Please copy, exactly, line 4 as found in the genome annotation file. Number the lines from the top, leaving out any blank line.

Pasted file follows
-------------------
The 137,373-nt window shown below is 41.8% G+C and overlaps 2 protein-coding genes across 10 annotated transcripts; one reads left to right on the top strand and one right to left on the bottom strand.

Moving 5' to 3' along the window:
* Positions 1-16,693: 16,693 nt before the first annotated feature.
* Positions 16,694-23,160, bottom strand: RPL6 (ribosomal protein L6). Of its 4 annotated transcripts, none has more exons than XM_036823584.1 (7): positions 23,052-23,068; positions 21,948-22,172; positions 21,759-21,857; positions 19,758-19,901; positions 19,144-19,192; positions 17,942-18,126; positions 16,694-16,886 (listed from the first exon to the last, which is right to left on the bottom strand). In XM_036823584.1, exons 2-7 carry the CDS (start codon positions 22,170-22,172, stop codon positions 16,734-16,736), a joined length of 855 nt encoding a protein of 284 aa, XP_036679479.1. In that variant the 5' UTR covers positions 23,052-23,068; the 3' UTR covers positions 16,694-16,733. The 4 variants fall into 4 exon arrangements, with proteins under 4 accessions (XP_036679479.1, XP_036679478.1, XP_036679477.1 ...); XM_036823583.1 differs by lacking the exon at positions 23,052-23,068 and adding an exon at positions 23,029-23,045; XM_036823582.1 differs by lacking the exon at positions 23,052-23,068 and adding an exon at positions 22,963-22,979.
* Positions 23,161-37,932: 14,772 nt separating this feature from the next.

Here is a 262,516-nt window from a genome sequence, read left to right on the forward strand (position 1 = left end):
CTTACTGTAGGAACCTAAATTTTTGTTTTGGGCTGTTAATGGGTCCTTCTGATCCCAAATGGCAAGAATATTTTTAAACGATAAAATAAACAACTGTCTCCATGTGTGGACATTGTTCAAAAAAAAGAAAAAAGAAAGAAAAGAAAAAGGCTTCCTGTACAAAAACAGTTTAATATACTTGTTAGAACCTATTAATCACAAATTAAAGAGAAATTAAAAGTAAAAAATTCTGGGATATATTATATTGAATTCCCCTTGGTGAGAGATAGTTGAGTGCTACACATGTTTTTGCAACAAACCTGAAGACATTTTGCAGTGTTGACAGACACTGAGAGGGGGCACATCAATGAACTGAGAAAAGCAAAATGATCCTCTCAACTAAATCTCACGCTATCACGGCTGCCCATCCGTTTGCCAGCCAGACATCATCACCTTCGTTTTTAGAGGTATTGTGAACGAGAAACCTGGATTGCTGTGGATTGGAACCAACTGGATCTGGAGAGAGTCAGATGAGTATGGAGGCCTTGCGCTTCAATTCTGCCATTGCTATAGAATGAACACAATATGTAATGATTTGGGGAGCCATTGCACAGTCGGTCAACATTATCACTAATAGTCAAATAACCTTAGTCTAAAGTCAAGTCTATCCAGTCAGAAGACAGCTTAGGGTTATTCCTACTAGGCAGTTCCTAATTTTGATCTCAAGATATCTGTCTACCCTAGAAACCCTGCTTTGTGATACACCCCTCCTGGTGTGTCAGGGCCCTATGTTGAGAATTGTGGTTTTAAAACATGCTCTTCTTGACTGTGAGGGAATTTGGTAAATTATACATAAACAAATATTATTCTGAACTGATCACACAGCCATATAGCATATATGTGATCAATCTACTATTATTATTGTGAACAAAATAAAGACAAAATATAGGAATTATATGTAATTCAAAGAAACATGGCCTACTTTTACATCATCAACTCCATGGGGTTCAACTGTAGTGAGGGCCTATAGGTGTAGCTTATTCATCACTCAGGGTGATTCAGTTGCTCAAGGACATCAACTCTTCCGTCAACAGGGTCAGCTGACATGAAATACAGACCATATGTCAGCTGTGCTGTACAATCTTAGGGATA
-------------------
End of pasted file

* Positions 16,694-23,160, bottom strand: RPL6 (ribosomal protein L6). Of its 4 annotated transcripts, none has more exons than XM_036823584.1 (7): positions 23,052-23,068; positions 21,948-22,172; positions 21,759-21,857; positions 19,758-19,901; positions 19,144-19,192; positions 17,942-18,126; positions 16,694-16,886 (listed from the first exon to the last, which is right to left on the bottom strand). In XM_036823584.1, exons 2-7 carry the CDS (start codon positions 22,170-22,172, stop codon positions 16,734-16,736), a joined length of 855 nt encoding a protein of 284 aa, XP_036679479.1. In that variant the 5' UTR covers positions 23,052-23,068; the 3' UTR covers positions 16,694-16,733. The 4 variants fall into 4 exon arrangements, with proteins under 4 accessions (XP_036679479.1, XP_036679478.1, XP_036679477.1 ...); XM_036823583.1 differs by lacking the exon at positions 23,052-23,068 and adding an exon at positions 23,029-23,045; XM_036823582.1 differs by lacking the exon at positions 23,052-23,068 and adding an exon at positions 22,963-22,979.